A second trip was a different story when the acting parish priest, a former missionary with whom we bonded after Mass, promptly drove us to the home of someone with a completely different name from O’Brien and announced the presence of their relations from Australia. It’s hard to know how was more astonished as we compared what we knew about Mary and Bridget O’Brien’s lives in Australia. Paddy was enormously helpful to me and showed me the original land and where the house was. I am so indebted to him for this. (You can see the O’Brien land on the header images -it’s the view with the red-roofed shed).
It was only later that I learned about the Valuation revision books and now the name of the final owner made sense!
If you know you families were extremely poor especially around the Famine times, it might be worth your while to check the workhouse registers, some of which are now available online. The gateway to these is through this site. The most important thing to remember is to check which Poor Law Union your parish belonged to eg Kilseily parish in County Clare is actually in the Limerick Poor Law Union.
The more distant the person’s death, the less likely you’ll find a gravestone & MI, in my opinion. This isn’t always the case so it’s worth a look but don’t get your hopes up unless your family had money or a position of influence.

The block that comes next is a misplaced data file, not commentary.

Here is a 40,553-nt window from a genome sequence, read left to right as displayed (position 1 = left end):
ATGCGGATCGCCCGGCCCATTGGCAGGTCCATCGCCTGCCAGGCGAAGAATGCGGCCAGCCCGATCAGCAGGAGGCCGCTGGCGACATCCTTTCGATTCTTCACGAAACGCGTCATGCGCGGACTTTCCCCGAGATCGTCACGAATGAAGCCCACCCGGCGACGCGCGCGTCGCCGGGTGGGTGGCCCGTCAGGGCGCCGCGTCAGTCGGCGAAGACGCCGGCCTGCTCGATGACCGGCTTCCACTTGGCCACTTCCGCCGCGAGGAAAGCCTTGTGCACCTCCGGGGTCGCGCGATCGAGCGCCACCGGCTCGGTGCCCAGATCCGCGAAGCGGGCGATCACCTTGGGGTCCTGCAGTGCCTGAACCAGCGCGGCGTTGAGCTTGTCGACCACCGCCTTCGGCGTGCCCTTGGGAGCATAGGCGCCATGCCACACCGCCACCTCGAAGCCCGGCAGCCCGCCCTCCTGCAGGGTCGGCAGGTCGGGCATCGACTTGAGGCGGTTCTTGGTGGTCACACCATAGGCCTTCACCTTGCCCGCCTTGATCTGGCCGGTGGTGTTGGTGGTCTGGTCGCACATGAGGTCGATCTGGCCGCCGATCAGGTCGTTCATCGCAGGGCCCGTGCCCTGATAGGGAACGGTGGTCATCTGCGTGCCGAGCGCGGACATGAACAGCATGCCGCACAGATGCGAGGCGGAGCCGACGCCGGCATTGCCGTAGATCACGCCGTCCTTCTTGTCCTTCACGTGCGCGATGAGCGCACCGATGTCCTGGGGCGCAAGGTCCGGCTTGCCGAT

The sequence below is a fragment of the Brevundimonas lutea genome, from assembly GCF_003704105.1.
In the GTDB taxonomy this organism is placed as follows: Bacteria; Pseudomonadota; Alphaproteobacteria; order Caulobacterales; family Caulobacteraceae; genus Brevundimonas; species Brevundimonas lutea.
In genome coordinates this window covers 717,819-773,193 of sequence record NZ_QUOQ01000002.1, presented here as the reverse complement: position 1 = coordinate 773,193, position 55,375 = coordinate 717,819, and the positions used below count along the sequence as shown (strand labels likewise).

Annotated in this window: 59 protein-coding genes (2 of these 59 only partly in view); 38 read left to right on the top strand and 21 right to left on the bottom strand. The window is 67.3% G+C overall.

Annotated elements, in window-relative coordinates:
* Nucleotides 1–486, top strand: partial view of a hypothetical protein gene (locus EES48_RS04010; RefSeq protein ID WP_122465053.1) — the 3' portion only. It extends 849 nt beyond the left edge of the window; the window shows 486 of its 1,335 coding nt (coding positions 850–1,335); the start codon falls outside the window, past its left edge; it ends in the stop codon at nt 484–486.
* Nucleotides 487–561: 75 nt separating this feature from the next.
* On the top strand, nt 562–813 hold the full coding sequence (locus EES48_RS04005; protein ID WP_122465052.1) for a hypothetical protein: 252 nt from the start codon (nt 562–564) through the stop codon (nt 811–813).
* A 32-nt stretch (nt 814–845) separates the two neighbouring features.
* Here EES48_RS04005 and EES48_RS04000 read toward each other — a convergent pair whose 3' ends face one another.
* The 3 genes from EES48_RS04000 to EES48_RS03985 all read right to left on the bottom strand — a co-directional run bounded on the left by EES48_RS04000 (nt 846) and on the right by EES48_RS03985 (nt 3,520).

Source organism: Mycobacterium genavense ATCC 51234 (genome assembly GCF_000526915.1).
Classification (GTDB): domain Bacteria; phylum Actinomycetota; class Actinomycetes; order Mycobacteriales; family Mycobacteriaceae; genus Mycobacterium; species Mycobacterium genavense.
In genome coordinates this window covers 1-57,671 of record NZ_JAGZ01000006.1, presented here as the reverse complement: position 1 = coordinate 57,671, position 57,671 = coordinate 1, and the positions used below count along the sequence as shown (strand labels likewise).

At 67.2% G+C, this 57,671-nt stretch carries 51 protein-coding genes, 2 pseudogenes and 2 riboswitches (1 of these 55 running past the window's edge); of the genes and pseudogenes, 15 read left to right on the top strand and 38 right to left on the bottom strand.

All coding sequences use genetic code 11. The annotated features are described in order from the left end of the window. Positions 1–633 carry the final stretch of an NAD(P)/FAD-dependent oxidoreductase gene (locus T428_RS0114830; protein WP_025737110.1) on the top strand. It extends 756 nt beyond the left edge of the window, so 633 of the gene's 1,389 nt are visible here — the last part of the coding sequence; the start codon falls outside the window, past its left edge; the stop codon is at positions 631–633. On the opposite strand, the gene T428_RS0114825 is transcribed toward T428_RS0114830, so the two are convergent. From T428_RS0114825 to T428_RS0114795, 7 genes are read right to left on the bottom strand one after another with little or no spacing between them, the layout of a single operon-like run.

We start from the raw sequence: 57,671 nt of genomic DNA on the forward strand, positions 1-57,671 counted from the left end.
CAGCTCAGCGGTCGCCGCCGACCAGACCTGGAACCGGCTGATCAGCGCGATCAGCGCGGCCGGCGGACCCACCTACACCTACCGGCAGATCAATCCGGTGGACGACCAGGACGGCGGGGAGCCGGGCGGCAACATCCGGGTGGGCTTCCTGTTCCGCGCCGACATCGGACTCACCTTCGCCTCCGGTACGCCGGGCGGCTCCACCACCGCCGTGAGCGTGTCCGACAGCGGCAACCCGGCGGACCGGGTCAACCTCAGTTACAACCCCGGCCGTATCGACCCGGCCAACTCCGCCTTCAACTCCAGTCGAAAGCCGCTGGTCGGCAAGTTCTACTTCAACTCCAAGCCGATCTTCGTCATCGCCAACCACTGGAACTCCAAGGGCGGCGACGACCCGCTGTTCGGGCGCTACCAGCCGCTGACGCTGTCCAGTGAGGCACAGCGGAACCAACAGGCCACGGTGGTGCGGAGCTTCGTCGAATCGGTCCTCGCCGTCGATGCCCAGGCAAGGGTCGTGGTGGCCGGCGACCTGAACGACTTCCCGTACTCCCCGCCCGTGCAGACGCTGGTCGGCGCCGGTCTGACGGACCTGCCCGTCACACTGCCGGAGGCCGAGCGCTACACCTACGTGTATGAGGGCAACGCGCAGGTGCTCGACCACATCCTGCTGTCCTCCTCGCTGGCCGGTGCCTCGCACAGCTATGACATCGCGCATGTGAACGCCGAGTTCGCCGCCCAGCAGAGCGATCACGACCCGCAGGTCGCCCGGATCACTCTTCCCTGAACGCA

As many of our Irish ancestors were tenants on estates, one pivotal place to look is for the records of the estates. Where they exist they can tell you all sorts of information ranging from how they paid their rents, which adult children remained at home, how overdue their rentals were, and so on. Some remain in private hands, others are found in the National Library. There’s no one-size-fits-all.
These have been indexed by Findmypast Ireland and you may have some joy in finding your tenant farmers mentioned among these records.
This is a quick synopsis of some of the key resources that might help you find your Irish ancestral families. You might get lucky and find hits in all of them or alternatively, none of them. You may have to explore other records, some of which can only be searched in Ireland.
The critical fact is knowing at least which parish your family belonged to. Without that you are stumbling in the dark, and even with it, you may hit obstacle after obstacle and be left scratching your head.
It’s clear that Irish research can be challenging but it’s by no means as impossible as is often perceived. Like a lot of family history it’s a case of persistence and patience….try, try again!
And don’t be lulled into thinking I’ve solved all my own Irish family mysteries… I haven’t or I’d know the origins of James Sherry (northern Ireland?); Martin Furlong (Wexford not Tullamore?); what happened to Denis Gavin’s mother in Kildare or his wife, Ellen Murphy’s mother in Wicklow. It’s always a work in progress with at least as many questions as answers.
I’d be more than happy if my readers pitched in with their experiences in Irish research: successes and “failures”. Over to you.